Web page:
I saw a Facebook post by a friend today, something about taking a “What Kind of Writer are You?” quiz. I was perplexed for a moment, because I didn’t know he was a writer at all. And he’s not. But for some reason, EVERYONE thinks they can write a book or an article or whatever.
Why? My best guess is because, well, everyone writes: grocery lists, emails, social media posts, etc. It doesn’t make one a writer, let alone a good one.
A writer writes, yes, but a writer also tells a story, is committed to writing, treats it like a job or career or at least a hobby—in other words, makes time for writing instead of doing it whenever the urge strikes or there are a few minutes of free time.
Now, I don’t mean you have to write for X number of hours a day or have a schedule or whatever, but just because you write stuff, it doesn’t make you a writer.
Just like hammering a nail in the wall doesn’t make you a carpenter.
Think about that for a moment: we all have skills and “can” do numerous things, but that doesn’t make any of those things a career.
Stephen King says that you’re a writer if you wrote something, sold it, and used the money to pay a bill. Obviously, my bills are much smaller than his . . .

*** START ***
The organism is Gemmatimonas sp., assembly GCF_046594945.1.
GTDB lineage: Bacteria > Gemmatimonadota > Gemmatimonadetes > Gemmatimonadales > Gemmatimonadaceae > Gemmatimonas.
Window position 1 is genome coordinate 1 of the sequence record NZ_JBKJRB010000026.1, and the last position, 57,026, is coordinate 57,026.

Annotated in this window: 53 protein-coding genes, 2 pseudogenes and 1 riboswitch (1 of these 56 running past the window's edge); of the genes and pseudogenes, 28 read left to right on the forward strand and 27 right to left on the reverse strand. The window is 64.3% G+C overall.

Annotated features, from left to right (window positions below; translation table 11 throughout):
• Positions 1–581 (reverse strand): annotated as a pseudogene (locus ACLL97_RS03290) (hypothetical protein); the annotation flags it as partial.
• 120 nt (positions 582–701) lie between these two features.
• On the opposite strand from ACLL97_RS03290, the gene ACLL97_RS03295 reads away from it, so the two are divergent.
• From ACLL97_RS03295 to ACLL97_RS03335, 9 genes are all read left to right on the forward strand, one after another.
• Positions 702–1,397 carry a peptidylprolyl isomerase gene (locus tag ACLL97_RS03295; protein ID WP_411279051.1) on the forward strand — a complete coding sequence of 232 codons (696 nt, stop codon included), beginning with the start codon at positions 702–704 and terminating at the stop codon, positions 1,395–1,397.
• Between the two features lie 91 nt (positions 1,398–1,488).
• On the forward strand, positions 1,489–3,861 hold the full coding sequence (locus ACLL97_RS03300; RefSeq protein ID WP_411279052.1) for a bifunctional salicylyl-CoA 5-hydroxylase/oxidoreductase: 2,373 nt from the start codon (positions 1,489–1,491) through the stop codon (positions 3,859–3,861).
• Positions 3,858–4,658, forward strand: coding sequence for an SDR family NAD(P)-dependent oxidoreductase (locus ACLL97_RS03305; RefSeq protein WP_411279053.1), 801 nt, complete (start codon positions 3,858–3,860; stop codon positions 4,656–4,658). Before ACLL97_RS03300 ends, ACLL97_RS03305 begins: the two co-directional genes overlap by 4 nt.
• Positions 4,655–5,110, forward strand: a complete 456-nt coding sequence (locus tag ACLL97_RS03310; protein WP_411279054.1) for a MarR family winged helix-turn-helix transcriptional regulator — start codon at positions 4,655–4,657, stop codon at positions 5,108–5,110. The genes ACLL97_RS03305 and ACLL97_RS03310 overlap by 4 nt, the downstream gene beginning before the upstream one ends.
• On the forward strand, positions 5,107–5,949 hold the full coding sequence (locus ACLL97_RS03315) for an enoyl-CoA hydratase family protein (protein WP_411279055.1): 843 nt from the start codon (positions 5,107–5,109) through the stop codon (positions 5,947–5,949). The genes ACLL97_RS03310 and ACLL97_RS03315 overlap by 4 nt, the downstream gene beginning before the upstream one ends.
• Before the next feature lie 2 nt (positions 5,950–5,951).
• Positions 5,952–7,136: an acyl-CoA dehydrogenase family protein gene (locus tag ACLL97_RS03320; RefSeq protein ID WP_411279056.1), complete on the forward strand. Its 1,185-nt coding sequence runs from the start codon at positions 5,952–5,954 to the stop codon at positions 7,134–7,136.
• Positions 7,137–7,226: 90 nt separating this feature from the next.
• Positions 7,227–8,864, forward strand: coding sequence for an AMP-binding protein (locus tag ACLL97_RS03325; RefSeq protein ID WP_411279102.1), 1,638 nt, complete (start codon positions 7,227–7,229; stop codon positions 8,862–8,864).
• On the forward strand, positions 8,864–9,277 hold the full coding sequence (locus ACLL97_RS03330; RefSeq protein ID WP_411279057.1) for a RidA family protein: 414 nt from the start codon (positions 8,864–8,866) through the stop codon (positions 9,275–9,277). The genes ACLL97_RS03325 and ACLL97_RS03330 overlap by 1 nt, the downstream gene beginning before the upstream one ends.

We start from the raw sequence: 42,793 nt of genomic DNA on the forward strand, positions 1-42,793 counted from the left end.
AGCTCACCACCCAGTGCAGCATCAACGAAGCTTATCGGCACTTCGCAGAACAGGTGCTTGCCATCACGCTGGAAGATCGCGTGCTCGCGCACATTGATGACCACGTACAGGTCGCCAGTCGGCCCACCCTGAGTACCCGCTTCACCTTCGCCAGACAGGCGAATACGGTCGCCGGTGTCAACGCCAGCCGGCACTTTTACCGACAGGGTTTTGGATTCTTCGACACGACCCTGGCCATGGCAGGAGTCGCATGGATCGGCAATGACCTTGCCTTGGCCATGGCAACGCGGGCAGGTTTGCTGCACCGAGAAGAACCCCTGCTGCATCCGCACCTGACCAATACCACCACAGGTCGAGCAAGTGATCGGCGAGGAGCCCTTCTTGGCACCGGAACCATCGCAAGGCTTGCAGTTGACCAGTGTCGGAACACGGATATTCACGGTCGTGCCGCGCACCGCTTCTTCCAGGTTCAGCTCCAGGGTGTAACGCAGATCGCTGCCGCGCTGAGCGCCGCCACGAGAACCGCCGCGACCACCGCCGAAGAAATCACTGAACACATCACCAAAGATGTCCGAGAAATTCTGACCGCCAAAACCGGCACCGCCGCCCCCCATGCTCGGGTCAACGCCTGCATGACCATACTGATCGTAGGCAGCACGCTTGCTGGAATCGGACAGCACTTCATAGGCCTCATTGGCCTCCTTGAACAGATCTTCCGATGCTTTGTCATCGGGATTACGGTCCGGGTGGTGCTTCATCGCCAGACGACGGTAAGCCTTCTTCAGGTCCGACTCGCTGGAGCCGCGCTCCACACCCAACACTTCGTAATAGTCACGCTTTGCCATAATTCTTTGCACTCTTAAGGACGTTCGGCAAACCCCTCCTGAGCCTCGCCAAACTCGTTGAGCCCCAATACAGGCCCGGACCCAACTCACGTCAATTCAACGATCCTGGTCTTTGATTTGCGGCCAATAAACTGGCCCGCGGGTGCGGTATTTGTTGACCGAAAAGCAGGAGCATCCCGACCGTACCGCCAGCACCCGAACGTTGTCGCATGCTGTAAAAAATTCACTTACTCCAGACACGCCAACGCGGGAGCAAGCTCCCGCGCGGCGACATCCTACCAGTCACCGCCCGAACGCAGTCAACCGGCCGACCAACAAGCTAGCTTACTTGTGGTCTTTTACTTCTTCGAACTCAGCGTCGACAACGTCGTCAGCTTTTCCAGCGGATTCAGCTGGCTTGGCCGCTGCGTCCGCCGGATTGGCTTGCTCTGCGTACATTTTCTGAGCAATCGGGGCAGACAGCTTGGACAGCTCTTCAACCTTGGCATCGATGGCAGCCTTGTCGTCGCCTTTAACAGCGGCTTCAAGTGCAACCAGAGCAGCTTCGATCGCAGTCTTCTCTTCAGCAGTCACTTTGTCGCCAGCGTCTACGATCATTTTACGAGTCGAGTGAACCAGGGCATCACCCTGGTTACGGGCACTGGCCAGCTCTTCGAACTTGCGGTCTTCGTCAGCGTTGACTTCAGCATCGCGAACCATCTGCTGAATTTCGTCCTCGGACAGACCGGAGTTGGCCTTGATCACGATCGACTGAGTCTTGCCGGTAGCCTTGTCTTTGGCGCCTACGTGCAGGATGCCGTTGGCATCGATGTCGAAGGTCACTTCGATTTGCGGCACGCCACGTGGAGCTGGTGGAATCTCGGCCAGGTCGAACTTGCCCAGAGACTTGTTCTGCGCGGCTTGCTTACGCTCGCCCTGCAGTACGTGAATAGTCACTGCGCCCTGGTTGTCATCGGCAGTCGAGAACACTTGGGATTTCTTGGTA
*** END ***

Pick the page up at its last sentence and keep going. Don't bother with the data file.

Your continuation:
Of course, I could also add that you must repeat this process a few times, otherwise you simply wrote something and sold it. I could paint a picture and sell it (probably to my mother), but that doesn’t make me an artist unless I keep doing it. I can also, by the way, hammer a nail into the wall to hang a picture—but I can’t build a house.
Which brings me to my next point, one that I keep hammering into everyone’s heads (ha): you aren’t a writer if you don’t have the basic skills that are essential to your craft. Period. If you can’t spell or punctuate, learn how to do those things. I received a submission yesterday in which the author talked about her Book. No, it wasn’t a typo, it was consistent; even if it was a typo, it’s a pretty inexcusable one. She told me, of course, that she was a Writer.
If a carpenter can’t hammer in a nail, then he’s no carpenter; if a plumber can’t tighten a loose joint, he’s no plumber.
And if a writer can’t spell a word, he shouldn’t use it until he learns how to spell it. And he’s not going to write anything I want to read until he learns the basics.